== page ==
Recently, we spent a day in Broadstairs and overnighted at Holiday Inn Express Canterbury. The hotel was about 12 mins drive from the City Centre. Hubby pre-booked parking in the City using the Just Park app, so we wouldn’t be stressed the following day. The parking costed £6.30 and for up to 10 hours. I had hoped for day of history and culture but the majority ruled; this time we would mostly be charity shop trawling. It was my third time visiting the city; only this time I’m a parent, so, I was happy to freestyle. There are quite a few attractions in the City. You don’t need a set plan to enjoy a day out in Canterbury City Centre with kids.
We began our day trawling the charity shops in Canterbury City Centre. You know the usual: Cancer Research, British Red Cross, British Heart Foundation, and The Children’s Trust Shop. We found a few deals.
My best find was a geometric extra-long shirt from TU £2.90 and a white sun hat from Accessorize for £3.99. The kids bought cuddlies and DVDs with their pocket money. The real life experience helps them with counting and understanding the value of money. Hubby bought work shirts (M&S and Next).
Alternatively, If you like your stuff brand spanking new, there are the usual major Great British high street stores. There are big department stores like Fenwick and Whitefriars shopping centre, for starters.
We enjoy a slap up pub lunch and Wetherspoon is usually our choice. We can pretty much be sure of what we’re getting. Hubby also luvs their nifty phone app which allows us to order from our table. Ang and I normally have cod and chips, which sounds like a lack imagination but in fact their do a mean cod and chips! Sometimes I have their lamb shank. Hubby and Miss V have burgers.
Their buildings are fascinating; full of character and history. In Canterbury, we ate at the Canterbury Gate Inn, Wetherspoon. It’s opposite, the medieval gateway to the City. The Canterbury Gate Inn pub is a grade II listed building which dates back to the 17th century. Their food was good.
Of course, other eatery options in the City. There’s another good and faithful, Nando’s. The Ole Weavers gastropub backs onto the river and The Chocolate Café is on Guildhall Street. I’ve not give you an exhaustive list only an example of the options.
As I said my troupe wanted to shop, but while on our walkabout I saw another side to Canterbury I hadn’t seen previously. I walked past the Christopher Marlowe Memorial en route to the Marlowe Theatre. Although, I have yet to read it or see a performance of his play Tragicall History of Doctor Faustus. The Royal Museum and Free Library (also known as The Beaney House of Art & Knowledge after its benefactor) was on our list to visit but never made it. Collections of interest for traveller/explorers would be the Explorers and Collectors room which features artefacts brought back from Asia, Africa, India and South America by some of Kent’s great explorers.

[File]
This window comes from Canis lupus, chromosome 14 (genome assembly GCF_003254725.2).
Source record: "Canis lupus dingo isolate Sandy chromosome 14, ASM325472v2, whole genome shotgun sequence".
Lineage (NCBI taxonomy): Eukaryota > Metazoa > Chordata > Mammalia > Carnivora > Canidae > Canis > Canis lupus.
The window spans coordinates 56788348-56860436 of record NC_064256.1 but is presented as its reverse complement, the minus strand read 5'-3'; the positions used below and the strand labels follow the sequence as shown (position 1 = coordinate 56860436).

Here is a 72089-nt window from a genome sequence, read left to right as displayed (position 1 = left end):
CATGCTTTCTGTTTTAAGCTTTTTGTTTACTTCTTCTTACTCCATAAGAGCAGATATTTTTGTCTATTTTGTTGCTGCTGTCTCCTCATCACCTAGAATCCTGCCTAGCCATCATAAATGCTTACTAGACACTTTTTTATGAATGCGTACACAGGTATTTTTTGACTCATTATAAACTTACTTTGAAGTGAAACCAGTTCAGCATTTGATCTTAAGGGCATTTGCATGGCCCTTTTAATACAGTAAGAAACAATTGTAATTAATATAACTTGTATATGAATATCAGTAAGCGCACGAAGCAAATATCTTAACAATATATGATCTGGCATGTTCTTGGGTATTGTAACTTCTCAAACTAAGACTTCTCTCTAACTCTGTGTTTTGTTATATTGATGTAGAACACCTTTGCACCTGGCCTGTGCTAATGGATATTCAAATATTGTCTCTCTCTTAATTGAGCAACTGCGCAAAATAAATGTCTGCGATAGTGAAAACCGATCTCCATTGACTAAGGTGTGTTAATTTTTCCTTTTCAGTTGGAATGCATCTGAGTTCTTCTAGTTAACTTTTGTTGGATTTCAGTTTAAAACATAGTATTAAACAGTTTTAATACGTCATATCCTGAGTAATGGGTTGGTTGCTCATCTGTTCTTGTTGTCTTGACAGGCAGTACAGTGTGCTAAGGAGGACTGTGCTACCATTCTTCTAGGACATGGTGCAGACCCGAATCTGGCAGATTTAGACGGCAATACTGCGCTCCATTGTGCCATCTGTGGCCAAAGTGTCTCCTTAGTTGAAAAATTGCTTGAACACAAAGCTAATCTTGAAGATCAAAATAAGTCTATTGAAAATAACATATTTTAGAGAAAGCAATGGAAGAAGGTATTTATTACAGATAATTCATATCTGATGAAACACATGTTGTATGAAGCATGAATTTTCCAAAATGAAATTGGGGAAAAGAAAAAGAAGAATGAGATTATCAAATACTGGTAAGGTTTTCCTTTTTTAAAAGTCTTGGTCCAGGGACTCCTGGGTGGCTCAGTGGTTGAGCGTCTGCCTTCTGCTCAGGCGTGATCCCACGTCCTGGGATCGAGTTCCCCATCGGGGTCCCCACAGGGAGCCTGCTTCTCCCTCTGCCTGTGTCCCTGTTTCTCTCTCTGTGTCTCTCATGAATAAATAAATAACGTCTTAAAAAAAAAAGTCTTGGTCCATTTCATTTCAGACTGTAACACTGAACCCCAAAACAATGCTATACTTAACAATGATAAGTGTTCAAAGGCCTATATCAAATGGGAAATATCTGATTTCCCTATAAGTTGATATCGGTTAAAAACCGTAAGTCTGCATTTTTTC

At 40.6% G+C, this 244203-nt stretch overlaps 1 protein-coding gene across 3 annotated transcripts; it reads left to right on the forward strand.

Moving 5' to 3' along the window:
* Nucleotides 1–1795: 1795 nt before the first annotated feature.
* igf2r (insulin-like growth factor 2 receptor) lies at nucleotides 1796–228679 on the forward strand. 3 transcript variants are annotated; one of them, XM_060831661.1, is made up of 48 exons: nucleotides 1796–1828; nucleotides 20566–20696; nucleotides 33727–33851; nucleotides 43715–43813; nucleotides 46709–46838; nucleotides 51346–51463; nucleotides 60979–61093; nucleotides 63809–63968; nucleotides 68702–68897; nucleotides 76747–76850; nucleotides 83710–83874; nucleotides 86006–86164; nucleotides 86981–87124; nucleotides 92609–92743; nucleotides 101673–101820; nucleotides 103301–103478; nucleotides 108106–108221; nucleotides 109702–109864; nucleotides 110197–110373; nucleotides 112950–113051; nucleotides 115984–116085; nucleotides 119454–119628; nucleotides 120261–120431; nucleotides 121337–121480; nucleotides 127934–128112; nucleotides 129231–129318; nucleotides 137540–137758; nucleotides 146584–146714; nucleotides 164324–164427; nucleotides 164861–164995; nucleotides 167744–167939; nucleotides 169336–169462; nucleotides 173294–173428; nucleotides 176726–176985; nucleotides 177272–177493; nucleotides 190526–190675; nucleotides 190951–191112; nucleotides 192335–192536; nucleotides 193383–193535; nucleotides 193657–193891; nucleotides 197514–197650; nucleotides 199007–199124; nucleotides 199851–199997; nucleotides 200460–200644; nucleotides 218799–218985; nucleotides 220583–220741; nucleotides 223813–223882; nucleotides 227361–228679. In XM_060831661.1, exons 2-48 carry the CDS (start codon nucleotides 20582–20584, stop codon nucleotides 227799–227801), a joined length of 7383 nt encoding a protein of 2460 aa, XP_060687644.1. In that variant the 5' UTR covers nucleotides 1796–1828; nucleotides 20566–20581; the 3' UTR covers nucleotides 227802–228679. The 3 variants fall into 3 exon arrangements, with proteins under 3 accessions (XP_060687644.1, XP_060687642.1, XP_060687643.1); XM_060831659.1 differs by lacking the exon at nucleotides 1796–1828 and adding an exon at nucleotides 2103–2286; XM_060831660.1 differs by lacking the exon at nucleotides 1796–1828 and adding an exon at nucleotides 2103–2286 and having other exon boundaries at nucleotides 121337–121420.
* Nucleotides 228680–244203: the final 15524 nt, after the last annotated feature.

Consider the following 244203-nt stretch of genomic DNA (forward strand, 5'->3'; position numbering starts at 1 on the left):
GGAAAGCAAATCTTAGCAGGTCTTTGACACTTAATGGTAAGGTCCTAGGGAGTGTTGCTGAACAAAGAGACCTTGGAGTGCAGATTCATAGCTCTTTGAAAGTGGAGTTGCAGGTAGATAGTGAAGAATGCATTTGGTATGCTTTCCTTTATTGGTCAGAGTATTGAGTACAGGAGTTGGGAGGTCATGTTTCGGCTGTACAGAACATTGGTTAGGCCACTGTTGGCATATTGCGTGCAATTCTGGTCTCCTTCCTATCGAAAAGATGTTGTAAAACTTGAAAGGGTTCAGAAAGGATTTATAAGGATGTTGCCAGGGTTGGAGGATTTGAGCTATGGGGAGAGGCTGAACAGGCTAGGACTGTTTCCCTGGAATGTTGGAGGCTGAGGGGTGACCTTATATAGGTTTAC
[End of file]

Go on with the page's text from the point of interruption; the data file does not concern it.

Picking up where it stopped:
We ended our day visiting the Westgate Garden. A river runs alongside the garden where punter lay in wait. One adult ticket costs £12 for ride that lasts about 45 minutes. We spent our time exploring the garden. On the premises sits the Tower House. It’s called Tower House because it incorporates one of the towers in the medieval city wall, which were built as defensive structures but became used for living in. Nowadays, it can be hired for functions.
Additional places of interest include Canterbury Cathedral. It is a must if you have never been to the City. I visited on my first trip because I’d read the murder of Archbishop Thomas Becket during my semester studying Medieval English Literature at university. There also the Hospital of St. Thomas the Martyr, Eastbridge which also has a connection to Becket. The hospital dates back to the 12th Century. It was originally accommodation for pilgrims who came to the City to see the tomb and place of St Thomas Becket’s was murder (on 29th December 1170). He was made a saint in 1173 so his shrine in the Cathedral became a focus for pilgrimage. It is believed that Becket’s nephew was the first master of hospital which in those days meant a place of hospitality. The Kent Museum of Freemasonry has a collection which apparently can rival London’s.
Have you been to Canterbury? What was your personal highlight? Maybe you’re planning a visit this year, what’s on you must see list?